[Press Release] Reflection Session 1 Tailor-Made Training+ (TMT+) Orange Knowledge Programme by CfDS UGM & Data Research Centre (DRC) University of Groningen/Campus Fryslân

June 2, 2021 1:00 pm || By

A joint higher education course on cybersecurity by Center for Digital Society (CfDS) UGM and Data Research Centre (DRC), Campus Fryslân/University of Groningen called Tailor-Made Training+ (TMT+) Orange Knowledge Programme on the theme “Enhancing Higher Education Capacity for an Inter-disciplinary Cybersecurity Study Program” granted by Nuffic Orange Knowledge Programme is being held for teaching staffs and professionals to build their capacity regarding cybersecurity through multidisciplinary point of views.

As one of its events, CfDS and DRC held a Reflection Session for the previous events on Friday, May 28th 2021. The event was carried out hybridly, where the online session was held through Zoom virtual meeting while the offline session was held at Marriott Hotel Yogyakarta (13.30 – 16.00 GMT UTC+7). The COVID-19 health protocols was ensured in the event where the participants and committees underwent rapid antigen test in different room prior the session. The session was hosted by Anisa Pratita Mantovani (Research Manager of CfDS) as the MC and the discussion was moderated Annisa Wiharani (Adjunct Researcher of CfDS) as the moderator.

Diah Angendari, the Executive Secretary of CfDS, opened the session by welcoming the participants both offline and online. Then, it was continued with greetings from DRC representatives, Dr. Oscar J. Gstrein, Amaranta Luna Arteaga, and Tais Blauth through Zoom virtual meeting. CfDS invited Prof. Ir. Achmad Djunaedi, MURP., Ph.D., the Research Advisor of CfDS, to trigger the discussion for the Reflection Session.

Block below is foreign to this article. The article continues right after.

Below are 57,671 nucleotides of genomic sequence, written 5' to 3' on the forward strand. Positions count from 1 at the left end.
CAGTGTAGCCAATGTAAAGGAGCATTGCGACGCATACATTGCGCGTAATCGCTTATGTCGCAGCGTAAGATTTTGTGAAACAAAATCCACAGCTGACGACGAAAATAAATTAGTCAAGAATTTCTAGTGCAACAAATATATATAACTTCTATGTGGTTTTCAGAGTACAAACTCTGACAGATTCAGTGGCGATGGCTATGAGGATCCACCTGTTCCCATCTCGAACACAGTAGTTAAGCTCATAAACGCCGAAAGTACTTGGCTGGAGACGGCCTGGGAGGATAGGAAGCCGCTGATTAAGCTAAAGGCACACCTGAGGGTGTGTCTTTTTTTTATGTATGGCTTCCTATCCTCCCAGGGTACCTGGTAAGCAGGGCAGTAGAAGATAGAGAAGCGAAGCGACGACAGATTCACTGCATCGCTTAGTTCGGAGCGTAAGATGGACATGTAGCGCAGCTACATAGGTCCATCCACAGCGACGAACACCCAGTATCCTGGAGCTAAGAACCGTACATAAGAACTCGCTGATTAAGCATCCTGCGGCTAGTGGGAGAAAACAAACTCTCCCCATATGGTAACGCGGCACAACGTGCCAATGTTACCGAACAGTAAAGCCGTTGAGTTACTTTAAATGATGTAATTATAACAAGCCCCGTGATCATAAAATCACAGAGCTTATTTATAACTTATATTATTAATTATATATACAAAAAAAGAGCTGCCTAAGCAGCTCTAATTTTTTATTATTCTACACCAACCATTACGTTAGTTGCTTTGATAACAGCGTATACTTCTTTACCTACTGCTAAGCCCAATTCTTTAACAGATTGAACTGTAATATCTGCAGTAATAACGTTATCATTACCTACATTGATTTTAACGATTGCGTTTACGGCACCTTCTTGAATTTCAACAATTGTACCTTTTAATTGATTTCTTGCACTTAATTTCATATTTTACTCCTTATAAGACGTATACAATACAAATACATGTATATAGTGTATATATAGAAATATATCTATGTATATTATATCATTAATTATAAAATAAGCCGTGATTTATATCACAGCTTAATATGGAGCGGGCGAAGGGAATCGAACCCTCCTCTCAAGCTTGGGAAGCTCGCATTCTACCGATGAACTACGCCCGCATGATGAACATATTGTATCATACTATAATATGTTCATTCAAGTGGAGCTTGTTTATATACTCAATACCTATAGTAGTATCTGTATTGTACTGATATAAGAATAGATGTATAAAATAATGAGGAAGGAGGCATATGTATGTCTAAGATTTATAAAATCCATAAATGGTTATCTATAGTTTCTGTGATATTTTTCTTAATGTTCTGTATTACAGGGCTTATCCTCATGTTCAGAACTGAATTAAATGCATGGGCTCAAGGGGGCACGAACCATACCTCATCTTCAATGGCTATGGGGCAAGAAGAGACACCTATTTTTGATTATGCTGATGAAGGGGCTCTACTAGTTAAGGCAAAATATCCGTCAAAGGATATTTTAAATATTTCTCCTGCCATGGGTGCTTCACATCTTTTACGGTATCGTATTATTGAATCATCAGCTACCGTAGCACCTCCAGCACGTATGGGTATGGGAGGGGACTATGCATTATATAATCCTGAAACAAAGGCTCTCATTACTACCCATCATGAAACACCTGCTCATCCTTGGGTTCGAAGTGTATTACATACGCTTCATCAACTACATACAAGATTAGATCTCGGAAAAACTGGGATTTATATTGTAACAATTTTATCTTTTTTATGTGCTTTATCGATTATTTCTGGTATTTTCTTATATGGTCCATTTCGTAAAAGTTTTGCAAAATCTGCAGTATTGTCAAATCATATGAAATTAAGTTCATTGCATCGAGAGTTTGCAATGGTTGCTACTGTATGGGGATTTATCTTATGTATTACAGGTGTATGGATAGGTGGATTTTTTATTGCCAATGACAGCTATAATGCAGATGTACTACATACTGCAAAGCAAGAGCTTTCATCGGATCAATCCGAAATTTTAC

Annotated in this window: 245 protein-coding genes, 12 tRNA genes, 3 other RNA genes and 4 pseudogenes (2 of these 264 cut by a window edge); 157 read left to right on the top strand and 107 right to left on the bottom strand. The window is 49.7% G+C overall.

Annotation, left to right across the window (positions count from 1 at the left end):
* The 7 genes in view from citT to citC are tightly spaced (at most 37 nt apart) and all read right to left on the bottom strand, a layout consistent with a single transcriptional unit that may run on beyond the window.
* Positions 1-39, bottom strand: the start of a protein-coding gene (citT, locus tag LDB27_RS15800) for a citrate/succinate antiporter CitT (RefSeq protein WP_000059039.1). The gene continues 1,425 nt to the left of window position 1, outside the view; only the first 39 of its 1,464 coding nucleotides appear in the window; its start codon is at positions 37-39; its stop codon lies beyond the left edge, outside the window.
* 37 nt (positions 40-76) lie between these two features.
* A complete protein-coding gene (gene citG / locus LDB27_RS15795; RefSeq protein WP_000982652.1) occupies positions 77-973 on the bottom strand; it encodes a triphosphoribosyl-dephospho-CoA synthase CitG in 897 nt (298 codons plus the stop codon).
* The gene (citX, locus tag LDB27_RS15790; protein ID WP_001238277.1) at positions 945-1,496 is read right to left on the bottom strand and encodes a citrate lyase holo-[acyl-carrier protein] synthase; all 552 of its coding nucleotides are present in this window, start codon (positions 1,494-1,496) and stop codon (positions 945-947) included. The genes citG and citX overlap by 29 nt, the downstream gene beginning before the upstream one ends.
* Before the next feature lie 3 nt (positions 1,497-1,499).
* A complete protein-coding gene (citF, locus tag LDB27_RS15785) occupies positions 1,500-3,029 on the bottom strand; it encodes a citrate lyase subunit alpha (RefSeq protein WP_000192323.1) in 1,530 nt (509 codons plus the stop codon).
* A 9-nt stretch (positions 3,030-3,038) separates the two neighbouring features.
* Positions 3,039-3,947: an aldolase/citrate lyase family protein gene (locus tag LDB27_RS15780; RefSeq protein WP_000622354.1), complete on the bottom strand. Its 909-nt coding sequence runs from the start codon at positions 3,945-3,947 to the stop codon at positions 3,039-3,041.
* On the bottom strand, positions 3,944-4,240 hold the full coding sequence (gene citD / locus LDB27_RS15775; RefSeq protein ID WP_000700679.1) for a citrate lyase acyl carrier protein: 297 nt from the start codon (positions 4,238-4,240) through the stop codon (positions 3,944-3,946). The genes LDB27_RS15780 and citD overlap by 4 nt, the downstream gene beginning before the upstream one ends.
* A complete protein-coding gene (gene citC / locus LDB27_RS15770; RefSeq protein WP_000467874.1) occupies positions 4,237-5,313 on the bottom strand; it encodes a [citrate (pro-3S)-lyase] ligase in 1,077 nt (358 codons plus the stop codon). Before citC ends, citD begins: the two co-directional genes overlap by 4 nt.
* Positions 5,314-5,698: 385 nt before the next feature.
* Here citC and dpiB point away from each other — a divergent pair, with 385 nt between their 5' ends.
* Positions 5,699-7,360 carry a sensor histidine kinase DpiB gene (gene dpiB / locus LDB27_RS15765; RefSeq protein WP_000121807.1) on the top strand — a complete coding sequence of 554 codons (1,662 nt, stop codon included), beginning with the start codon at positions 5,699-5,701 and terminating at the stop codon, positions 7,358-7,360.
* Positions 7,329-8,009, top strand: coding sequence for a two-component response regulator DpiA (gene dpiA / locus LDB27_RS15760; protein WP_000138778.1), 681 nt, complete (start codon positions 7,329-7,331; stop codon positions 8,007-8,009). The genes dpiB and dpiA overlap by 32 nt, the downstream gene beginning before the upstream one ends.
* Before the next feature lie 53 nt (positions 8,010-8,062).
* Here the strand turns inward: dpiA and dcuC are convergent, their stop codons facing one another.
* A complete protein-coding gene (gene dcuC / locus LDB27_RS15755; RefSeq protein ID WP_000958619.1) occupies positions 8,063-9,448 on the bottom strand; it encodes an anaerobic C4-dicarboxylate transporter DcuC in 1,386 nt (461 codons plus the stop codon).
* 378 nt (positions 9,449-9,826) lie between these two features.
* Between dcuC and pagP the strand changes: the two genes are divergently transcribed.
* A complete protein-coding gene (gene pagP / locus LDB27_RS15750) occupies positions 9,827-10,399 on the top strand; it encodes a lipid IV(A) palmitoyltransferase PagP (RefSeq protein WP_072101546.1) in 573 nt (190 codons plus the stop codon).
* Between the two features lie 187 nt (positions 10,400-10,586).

The Multidisciplinary Character of Cybersecurity

The technology advancement has arrived to the point where it developed a new digital world called the cyber space. Like the real space, the cyber space is also responsible for to accommodate every aspect in life and activities such as social, economy, culture, politic, etc. Unfortunately, cyber space hasn’t been managed with set of regulations and supported by society’s literacy regarding the space itself. Until now, the cyber space hasn’t yet been governed like the real space. “Cyber space can be seen as the wilderness where exploration and governance don’t exist yet. Thus, there are still threats and crimes going around, unable to be traced and investigated”, said Prof. Djunaedi.

On his presentation, Prof. Djunaedi emphasized the need to create multidisciplinary collaborations from various stakeholders to keep track with the fast-advanced technology. While the government draft policy to regulate cyber space, other stakeholders from various industries and education institutions should also provide innovations and contribute in educating the society on cybersecurity. “Just like COVID-19 outbreak, even if the main aspect of this phenomenon are medical and health, we can’t deny how COVID-19 affected aspects beyond that, such as socio-economic and politic in every nation. That’s how it goes for cybersecurity, too. The aspects impacted are beyond the technology itself”, Prof. Djunaedi explained.